Saturday Evening Post #109: On the Edge

Rim Lighting: The technique gets its name from the fact that lighting a subject in this way produces a thin line or ‘rim’ of light which appears to cling to the subjects outline. Using rim light lifts the subject from the background in images rendered predominantly in shadow.

Another from the old “Lighting” notebook.

Rim lighting at its very simplest, isolates the subject from the background. It has the wonderful ability to bring out and emphasise the shape of the subject.

A light source is always behind the subject, a fine line of light following the subject’s shape.
It can be a mood of drama, mystery, strength and isolation.

An instructor I worked with early in my photo journey used to say of studio work, “First we put in a rim light, then keep adding lights to bring out the quality of the subject.  When that balance is correct, we stop and make the exposure.”

For outdoor portraiture, or product photography, that light is almost always the sun. It’s one of the reasons we work early in the morning with hard raking light to give long shadows, or in the late afternoon as the light dances through the dust and atmospherics at the end of the day.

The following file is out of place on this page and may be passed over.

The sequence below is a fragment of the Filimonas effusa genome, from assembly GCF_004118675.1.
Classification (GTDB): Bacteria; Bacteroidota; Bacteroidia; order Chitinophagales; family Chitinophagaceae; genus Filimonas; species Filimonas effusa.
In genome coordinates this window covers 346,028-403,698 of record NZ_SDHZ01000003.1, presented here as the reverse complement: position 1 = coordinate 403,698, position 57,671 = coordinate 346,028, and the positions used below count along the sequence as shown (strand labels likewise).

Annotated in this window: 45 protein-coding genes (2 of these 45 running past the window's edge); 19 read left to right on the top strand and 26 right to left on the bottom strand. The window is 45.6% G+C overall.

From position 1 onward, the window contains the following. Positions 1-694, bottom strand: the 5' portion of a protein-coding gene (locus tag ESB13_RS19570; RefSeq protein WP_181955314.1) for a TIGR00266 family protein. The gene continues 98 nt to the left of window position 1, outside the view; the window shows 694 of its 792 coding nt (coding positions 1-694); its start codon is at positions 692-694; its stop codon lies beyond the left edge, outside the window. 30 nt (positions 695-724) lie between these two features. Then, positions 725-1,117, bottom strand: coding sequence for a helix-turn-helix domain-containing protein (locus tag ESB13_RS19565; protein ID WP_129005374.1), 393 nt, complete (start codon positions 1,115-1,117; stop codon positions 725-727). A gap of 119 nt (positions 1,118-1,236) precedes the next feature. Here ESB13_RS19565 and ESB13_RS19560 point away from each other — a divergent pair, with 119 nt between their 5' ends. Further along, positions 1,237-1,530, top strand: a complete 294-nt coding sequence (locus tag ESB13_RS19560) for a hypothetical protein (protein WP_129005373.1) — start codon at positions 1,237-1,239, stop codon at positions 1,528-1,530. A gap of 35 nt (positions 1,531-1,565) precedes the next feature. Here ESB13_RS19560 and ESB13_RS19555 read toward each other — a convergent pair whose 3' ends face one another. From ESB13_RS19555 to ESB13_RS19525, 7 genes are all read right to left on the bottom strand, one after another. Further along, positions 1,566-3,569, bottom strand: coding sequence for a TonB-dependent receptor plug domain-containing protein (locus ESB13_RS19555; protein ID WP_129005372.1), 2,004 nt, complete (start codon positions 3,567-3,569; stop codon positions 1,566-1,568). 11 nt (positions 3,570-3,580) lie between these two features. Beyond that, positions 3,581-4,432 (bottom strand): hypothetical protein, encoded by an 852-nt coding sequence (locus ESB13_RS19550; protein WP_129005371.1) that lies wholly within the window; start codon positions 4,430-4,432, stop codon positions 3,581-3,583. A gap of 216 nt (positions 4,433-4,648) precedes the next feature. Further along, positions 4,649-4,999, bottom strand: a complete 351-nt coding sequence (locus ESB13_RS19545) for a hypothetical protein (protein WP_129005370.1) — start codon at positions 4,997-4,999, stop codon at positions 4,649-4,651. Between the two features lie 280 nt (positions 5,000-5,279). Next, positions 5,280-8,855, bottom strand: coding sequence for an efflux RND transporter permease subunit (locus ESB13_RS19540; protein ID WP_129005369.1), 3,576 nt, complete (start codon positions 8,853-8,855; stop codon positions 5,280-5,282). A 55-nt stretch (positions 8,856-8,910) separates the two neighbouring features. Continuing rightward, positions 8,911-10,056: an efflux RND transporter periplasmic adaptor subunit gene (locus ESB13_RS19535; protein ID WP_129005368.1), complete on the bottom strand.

Then, exposure is always something to contemplate.  Not always easy to add light to a bird in shade, or in deep shadow of full sun. Enter fill-in flash, or even a reflector of some sort, and by the time it’s all setup, the bird has either flown, or died of old age. 🙂

Willie Wagtail was out and about in the early morning sunshine.  To my delight it chose to stop on a nearby limb with the light streaming toward me.  Against the shady darker backdrop, the ideal setup for rim lighting made me stop and take notice.

I love this light enough to share a second image for Saturday Night.

Different lighting indeed.  Early morning, but overcast. My little hero, of the broken nest, was encouraging the girls in their rebuilding of a new nest.

He was under some overhanging branches and the light was pretty close to non-existent. So it meant  slower shutter, larger apertures and greater ISO. But in one of those lovely quirks of nature, as he turned on the old branch,  enough light came from the open areas behind him to trickle just a little light through his translucent fluffed-out feathers. Who said photography is difficult.